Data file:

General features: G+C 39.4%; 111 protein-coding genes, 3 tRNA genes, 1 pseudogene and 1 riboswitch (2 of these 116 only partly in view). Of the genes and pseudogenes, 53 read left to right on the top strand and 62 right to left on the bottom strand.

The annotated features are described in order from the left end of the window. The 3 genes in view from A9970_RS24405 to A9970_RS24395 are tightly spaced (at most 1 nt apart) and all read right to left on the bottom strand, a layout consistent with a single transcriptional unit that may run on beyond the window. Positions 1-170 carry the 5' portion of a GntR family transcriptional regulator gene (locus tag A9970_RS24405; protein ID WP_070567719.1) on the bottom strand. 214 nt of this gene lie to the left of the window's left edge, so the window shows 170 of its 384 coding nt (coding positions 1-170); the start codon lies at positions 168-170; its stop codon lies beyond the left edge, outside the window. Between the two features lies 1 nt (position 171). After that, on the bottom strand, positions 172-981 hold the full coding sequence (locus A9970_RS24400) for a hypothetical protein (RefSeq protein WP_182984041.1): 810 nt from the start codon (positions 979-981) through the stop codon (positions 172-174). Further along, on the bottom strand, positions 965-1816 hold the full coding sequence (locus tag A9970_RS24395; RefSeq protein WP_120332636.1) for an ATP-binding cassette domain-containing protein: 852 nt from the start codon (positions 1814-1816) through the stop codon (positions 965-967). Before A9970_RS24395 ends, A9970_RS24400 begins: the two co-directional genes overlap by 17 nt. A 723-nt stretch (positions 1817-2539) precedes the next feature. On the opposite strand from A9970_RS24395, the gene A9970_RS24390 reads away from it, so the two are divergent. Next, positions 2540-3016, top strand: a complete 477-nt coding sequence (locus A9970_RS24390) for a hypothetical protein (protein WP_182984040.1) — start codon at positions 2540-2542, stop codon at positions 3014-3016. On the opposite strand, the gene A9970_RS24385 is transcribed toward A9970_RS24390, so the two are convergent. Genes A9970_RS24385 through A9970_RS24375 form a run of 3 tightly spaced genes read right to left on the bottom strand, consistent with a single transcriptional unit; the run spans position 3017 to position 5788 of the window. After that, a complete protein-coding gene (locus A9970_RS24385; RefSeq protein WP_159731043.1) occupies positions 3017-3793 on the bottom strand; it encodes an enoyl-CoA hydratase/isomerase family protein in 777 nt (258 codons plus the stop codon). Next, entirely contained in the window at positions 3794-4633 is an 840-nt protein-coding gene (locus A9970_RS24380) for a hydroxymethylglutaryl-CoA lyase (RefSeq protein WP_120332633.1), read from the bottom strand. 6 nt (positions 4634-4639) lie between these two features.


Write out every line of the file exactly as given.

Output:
General features: G+C 39.4%; 111 protein-coding genes, 3 tRNA genes, 1 pseudogene and 1 riboswitch (2 of these 116 only partly in view). Of the genes and pseudogenes, 53 read left to right on the top strand and 62 right to left on the bottom strand.

The annotated features are described in order from the left end of the window. The 3 genes in view from A9970_RS24405 to A9970_RS24395 are tightly spaced (at most 1 nt apart) and all read right to left on the bottom strand, a layout consistent with a single transcriptional unit that may run on beyond the window. Positions 1-170 carry the 5' portion of a GntR family transcriptional regulator gene (locus tag A9970_RS24405; protein ID WP_070567719.1) on the bottom strand. 214 nt of this gene lie to the left of the window's left edge, so the window shows 170 of its 384 coding nt (coding positions 1-170); the start codon lies at positions 168-170; its stop codon lies beyond the left edge, outside the window. Between the two features lies 1 nt (position 171). After that, on the bottom strand, positions 172-981 hold the full coding sequence (locus A9970_RS24400) for a hypothetical protein (RefSeq protein WP_182984041.1): 810 nt from the start codon (positions 979-981) through the stop codon (positions 172-174). Further along, on the bottom strand, positions 965-1816 hold the full coding sequence (locus tag A9970_RS24395; RefSeq protein WP_120332636.1) for an ATP-binding cassette domain-containing protein: 852 nt from the start codon (positions 1814-1816) through the stop codon (positions 965-967). Before A9970_RS24395 ends, A9970_RS24400 begins: the two co-directional genes overlap by 17 nt. A 723-nt stretch (positions 1817-2539) precedes the next feature. On the opposite strand from A9970_RS24395, the gene A9970_RS24390 reads away from it, so the two are divergent. Next, positions 2540-3016, top strand: a complete 477-nt coding sequence (locus A9970_RS24390) for a hypothetical protein (protein WP_182984040.1) — start codon at positions 2540-2542, stop codon at positions 3014-3016. On the opposite strand, the gene A9970_RS24385 is transcribed toward A9970_RS24390, so the two are convergent. Genes A9970_RS24385 through A9970_RS24375 form a run of 3 tightly spaced genes read right to left on the bottom strand, consistent with a single transcriptional unit; the run spans position 3017 to position 5788 of the window. After that, a complete protein-coding gene (locus A9970_RS24385; RefSeq protein WP_159731043.1) occupies positions 3017-3793 on the bottom strand; it encodes an enoyl-CoA hydratase/isomerase family protein in 777 nt (258 codons plus the stop codon). Next, entirely contained in the window at positions 3794-4633 is an 840-nt protein-coding gene (locus A9970_RS24380) for a hydroxymethylglutaryl-CoA lyase (RefSeq protein WP_120332633.1), read from the bottom strand. 6 nt (positions 4634-4639) lie between these two features.